Lloyd’s of London, the world’s oldest insurer of seafaring vessels, is facing its own perfect storm.
Old-fashioned business practices, exposure to natural disasters, competition from rival centers and Brexit are all threatening Lloyd’s reputation as the place to insure anything from ships to sculptures to soccer stars’ legs.
Stung by combined losses of 3 billion pounds ($3.9 billion) over the last two years, John Neal, the new chief executive of an insurance market founded in a London coffee house in 1688, is under growing pressure to drag Lloyd’s into the 21st century.
Following a six-month review, Neal will unveil a new strategy this week expected to include a push to automate arcane processes, a shift away from risky catastrophe insurance, a hard look at the middlemen who drive up the cost of doing business at Lloyd’s and ways to attract new sources of capital.
But in a market where shipwrecks are still recorded by some insurers with a quill and paperwork is lugged around Lloyd’s futuristic 14-story building in slipcases, some brokers and underwriters are resisting innovation.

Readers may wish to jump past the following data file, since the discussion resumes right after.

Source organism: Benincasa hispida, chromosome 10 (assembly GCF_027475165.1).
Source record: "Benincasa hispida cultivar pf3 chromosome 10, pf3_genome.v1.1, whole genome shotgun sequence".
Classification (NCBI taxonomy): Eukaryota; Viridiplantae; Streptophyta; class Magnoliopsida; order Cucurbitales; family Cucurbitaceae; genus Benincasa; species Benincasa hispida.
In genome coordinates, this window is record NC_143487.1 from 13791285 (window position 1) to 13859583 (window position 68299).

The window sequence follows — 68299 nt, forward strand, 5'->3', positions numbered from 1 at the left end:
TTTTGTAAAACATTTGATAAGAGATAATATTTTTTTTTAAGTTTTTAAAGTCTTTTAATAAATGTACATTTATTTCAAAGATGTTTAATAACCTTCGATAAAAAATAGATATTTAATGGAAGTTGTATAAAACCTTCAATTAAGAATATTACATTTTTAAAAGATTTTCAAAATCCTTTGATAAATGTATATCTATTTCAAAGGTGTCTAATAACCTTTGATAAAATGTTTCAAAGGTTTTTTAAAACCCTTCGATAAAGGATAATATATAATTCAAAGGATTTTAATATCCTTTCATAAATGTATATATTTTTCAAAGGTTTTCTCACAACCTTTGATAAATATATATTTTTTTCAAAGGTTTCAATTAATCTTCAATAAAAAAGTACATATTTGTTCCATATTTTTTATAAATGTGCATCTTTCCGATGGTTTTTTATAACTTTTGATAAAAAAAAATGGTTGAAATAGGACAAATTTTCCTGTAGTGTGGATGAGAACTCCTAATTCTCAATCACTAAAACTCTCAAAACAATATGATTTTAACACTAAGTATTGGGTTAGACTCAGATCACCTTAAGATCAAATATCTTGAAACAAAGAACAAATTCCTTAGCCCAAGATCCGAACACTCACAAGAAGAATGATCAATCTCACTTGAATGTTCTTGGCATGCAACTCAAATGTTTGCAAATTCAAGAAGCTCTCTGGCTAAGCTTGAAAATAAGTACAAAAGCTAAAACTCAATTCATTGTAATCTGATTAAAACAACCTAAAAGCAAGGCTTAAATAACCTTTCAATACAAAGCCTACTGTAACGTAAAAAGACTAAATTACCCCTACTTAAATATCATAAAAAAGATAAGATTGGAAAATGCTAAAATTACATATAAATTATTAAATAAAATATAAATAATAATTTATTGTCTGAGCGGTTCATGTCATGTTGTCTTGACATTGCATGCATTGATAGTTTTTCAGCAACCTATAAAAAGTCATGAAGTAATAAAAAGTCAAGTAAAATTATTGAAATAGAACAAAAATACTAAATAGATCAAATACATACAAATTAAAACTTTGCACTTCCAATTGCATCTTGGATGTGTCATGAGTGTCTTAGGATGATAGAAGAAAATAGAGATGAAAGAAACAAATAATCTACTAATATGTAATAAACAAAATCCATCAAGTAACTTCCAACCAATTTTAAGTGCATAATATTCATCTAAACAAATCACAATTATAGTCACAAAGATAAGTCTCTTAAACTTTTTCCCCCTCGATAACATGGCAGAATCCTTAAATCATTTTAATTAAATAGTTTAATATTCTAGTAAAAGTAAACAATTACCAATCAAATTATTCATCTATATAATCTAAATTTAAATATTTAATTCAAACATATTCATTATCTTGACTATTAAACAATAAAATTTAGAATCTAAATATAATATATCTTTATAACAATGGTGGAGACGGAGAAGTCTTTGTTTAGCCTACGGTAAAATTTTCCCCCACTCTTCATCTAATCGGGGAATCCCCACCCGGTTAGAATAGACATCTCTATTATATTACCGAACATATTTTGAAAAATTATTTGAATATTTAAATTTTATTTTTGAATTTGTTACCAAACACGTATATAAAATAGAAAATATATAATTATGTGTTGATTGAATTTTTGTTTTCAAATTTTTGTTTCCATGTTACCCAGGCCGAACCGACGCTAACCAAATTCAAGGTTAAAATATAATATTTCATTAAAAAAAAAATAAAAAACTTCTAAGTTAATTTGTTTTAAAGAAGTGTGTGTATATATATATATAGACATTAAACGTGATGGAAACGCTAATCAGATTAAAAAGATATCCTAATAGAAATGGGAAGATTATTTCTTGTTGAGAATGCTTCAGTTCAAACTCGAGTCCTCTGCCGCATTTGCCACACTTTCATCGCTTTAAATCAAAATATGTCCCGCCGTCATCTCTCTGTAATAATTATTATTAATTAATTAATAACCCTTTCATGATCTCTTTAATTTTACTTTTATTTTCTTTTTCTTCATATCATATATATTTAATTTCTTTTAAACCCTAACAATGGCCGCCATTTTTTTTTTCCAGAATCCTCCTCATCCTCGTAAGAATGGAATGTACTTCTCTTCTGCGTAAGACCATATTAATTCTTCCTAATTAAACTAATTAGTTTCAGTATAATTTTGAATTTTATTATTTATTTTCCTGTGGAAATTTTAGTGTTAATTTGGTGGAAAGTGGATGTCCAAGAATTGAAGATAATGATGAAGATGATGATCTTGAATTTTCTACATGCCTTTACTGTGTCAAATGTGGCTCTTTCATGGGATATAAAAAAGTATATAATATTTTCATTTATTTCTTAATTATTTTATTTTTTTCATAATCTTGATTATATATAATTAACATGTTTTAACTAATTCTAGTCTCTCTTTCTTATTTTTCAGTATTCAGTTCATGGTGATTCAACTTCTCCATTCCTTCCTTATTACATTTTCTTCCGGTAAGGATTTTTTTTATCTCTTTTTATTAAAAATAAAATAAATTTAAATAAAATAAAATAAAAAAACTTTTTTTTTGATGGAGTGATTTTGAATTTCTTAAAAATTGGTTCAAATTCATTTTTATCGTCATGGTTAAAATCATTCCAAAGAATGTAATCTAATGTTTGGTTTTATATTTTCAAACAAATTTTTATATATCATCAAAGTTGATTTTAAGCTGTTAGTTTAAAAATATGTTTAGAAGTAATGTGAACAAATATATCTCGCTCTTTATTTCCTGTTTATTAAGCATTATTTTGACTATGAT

“Lloyd’s has to change. It’s like an old man dancing—a bit awkward and embarrassing,” said one insurance company chief executive, who declined to be named. “We do not have a great track record in modernization.”
All of Lloyd’s brokers are meant to shift to an electronic platform by June, but many are complaining about the cost and increased transparency, which risks hurting their fees.
Underwriters are meant to move 50 percent of their business to the platform by the middle of the year but several are behind, and much of their business has been deemed outside the scope of the automation drive.
“Recent performance has not been acceptable and the work we began last year has placed the market on a much firmer footing,” Neal, who joined as CEO in October, told Reuters.